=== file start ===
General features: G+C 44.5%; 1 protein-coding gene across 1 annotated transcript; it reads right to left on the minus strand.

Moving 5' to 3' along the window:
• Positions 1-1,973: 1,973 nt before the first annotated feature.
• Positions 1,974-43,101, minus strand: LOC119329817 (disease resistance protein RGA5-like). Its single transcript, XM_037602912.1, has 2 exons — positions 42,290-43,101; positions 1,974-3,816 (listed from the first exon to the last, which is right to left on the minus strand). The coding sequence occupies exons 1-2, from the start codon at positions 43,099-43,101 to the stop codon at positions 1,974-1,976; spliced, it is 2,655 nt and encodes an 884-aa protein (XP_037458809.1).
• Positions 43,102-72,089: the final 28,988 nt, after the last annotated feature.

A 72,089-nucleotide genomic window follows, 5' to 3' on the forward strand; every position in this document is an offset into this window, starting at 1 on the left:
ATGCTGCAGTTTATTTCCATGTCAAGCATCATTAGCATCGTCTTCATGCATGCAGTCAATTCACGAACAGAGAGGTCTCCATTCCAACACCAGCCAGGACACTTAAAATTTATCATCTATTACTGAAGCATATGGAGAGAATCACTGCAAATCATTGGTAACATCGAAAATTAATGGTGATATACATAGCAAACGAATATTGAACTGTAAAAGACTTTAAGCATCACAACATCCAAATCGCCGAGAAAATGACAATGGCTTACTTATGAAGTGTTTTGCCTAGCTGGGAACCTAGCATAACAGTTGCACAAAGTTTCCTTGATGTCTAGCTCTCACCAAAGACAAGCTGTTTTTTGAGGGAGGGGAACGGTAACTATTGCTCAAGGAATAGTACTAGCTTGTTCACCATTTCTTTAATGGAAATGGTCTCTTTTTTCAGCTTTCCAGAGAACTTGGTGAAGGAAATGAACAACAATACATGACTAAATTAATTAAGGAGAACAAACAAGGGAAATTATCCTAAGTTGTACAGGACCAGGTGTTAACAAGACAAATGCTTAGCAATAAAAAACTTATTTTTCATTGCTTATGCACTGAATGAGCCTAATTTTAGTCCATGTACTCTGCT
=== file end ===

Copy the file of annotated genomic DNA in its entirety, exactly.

General features: G+C 44.5%; 1 protein-coding gene across 1 annotated transcript; it reads right to left on the minus strand.

Moving 5' to 3' along the window:
• Positions 1-1,973: 1,973 nt before the first annotated feature.
• Positions 1,974-43,101, minus strand: LOC119329817 (disease resistance protein RGA5-like). Its single transcript, XM_037602912.1, has 2 exons — positions 42,290-43,101; positions 1,974-3,816 (listed from the first exon to the last, which is right to left on the minus strand). The coding sequence occupies exons 1-2, from the start codon at positions 43,099-43,101 to the stop codon at positions 1,974-1,976; spliced, it is 2,655 nt and encodes an 884-aa protein (XP_037458809.1).
• Positions 43,102-72,089: the final 28,988 nt, after the last annotated feature.

A 72,089-nucleotide genomic window follows, 5' to 3' on the forward strand; every position in this document is an offset into this window, starting at 1 on the left:
ATGCTGCAGTTTATTTCCATGTCAAGCATCATTAGCATCGTCTTCATGCATGCAGTCAATTCACGAACAGAGAGGTCTCCATTCCAACACCAGCCAGGACACTTAAAATTTATCATCTATTACTGAAGCATATGGAGAGAATCACTGCAAATCATTGGTAACATCGAAAATTAATGGTGATATACATAGCAAACGAATATTGAACTGTAAAAGACTTTAAGCATCACAACATCCAAATCGCCGAGAAAATGACAATGGCTTACTTATGAAGTGTTTTGCCTAGCTGGGAACCTAGCATAACAGTTGCACAAAGTTTCCTTGATGTCTAGCTCTCACCAAAGACAAGCTGTTTTTTGAGGGAGGGGAACGGTAACTATTGCTCAAGGAATAGTACTAGCTTGTTCACCATTTCTTTAATGGAAATGGTCTCTTTTTTCAGCTTTCCAGAGAACTTGGTGAAGGAAATGAACAACAATACATGACTAAATTAATTAAGGAGAACAAACAAGGGAAATTATCCTAAGTTGTACAGGACCAGGTGTTAACAAGACAAATGCTTAGCAATAAAAAACTTATTTTTCATTGCTTATGCACTGAATGAGCCTAATTTTAGTCCATGTACTCTGCT